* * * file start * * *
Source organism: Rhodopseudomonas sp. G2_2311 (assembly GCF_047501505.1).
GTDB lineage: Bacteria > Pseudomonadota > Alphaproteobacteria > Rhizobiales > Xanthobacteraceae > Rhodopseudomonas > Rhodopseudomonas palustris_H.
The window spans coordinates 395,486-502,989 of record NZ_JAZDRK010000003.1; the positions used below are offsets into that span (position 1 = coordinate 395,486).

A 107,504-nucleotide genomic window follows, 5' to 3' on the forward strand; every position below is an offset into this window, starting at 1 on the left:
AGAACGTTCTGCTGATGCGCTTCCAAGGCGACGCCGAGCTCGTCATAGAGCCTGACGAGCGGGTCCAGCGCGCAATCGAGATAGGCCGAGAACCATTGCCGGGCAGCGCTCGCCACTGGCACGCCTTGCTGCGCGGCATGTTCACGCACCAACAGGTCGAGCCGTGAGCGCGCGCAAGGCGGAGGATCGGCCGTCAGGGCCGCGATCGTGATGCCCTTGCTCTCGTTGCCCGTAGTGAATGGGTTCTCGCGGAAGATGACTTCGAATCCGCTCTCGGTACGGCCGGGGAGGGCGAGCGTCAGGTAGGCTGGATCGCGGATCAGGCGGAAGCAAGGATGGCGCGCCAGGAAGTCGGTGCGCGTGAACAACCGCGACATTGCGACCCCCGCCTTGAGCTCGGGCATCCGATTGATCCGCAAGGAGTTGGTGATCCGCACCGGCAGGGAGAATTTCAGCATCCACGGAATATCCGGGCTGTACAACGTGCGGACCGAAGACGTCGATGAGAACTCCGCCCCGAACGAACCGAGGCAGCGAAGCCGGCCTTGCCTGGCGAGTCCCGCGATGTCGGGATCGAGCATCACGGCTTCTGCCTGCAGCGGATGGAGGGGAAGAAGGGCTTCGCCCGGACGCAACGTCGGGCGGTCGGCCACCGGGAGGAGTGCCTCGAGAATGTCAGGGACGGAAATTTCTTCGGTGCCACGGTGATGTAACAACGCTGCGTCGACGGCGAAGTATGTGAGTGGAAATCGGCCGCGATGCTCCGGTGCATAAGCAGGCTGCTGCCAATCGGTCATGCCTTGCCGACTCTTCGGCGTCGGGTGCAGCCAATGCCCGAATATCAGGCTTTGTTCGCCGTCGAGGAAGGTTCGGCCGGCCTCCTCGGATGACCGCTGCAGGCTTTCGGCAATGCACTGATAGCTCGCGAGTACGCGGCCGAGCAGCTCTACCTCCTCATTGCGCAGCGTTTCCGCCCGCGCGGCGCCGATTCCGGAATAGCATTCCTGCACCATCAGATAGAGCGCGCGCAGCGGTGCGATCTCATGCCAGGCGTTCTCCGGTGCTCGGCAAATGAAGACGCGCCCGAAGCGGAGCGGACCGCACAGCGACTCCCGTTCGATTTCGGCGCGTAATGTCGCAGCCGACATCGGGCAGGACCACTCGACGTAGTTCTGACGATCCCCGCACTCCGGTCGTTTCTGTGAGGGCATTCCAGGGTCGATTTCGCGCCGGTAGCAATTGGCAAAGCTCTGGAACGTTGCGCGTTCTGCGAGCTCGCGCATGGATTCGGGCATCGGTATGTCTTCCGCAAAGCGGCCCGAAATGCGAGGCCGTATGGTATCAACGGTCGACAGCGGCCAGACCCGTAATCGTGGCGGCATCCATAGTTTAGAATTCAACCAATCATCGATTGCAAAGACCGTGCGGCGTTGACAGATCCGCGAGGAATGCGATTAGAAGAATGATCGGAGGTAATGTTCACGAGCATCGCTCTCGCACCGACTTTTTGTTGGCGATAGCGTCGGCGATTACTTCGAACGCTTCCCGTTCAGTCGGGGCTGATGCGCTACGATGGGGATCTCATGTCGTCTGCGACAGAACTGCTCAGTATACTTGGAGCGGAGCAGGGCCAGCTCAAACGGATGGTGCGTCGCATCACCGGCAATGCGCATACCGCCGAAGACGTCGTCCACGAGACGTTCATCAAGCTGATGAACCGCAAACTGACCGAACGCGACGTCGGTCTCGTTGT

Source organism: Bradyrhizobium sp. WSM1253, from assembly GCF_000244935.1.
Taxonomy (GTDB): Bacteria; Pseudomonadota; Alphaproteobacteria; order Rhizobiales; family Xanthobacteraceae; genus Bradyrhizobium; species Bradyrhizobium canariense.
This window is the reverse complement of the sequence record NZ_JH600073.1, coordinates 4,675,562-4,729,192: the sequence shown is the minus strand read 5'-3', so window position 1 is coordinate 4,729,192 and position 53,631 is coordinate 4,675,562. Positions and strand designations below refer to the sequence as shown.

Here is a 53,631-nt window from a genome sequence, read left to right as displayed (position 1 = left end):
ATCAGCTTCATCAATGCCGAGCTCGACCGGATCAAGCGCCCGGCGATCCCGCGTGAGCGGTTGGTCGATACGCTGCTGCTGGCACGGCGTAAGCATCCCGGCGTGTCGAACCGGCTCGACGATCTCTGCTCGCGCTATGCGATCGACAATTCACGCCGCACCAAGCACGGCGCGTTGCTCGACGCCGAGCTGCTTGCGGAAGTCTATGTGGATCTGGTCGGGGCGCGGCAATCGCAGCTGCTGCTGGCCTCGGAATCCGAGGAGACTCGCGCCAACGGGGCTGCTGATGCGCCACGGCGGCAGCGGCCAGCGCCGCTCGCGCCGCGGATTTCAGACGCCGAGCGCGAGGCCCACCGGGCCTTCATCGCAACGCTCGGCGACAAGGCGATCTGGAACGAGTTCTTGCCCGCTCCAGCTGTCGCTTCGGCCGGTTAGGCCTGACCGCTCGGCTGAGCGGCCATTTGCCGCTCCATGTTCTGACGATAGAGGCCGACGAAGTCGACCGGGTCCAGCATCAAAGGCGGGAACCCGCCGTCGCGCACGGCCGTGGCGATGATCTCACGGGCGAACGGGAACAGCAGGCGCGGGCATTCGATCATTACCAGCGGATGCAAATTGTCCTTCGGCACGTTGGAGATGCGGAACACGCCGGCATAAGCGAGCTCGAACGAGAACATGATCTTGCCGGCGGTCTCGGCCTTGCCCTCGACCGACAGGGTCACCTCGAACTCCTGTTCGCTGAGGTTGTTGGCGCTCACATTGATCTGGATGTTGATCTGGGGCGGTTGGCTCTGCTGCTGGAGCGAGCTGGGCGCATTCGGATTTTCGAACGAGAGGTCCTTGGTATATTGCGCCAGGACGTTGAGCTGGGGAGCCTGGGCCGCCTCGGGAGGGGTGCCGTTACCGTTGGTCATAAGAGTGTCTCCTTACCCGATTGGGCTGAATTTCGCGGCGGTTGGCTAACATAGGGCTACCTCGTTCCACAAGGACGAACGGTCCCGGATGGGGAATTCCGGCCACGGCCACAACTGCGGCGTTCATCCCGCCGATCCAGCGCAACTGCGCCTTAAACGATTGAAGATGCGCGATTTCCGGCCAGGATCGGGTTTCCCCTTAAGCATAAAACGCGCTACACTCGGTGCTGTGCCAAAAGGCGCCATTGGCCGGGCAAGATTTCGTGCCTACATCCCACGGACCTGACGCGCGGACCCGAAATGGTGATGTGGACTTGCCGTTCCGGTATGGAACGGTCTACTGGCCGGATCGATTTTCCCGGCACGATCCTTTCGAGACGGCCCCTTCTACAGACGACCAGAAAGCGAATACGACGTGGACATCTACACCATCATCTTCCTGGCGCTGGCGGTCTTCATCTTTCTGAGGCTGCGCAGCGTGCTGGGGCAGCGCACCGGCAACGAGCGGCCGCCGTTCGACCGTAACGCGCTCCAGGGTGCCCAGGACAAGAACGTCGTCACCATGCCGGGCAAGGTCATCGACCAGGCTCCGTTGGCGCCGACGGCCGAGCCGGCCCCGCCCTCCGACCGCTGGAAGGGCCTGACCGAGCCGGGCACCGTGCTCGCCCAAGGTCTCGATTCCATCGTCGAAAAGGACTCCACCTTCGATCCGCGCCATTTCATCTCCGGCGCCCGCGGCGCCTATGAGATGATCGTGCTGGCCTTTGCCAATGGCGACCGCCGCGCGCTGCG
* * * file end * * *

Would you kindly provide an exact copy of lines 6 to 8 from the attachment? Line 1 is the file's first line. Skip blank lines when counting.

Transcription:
Source organism: Bradyrhizobium sp. WSM1253, from assembly GCF_000244935.1.
Taxonomy (GTDB): Bacteria; Pseudomonadota; Alphaproteobacteria; order Rhizobiales; family Xanthobacteraceae; genus Bradyrhizobium; species Bradyrhizobium canariense.
This window is the reverse complement of the sequence record NZ_JH600073.1, coordinates 4,675,562-4,729,192: the sequence shown is the minus strand read 5'-3', so window position 1 is coordinate 4,729,192 and position 53,631 is coordinate 4,675,562. Positions and strand designations below refer to the sequence as shown.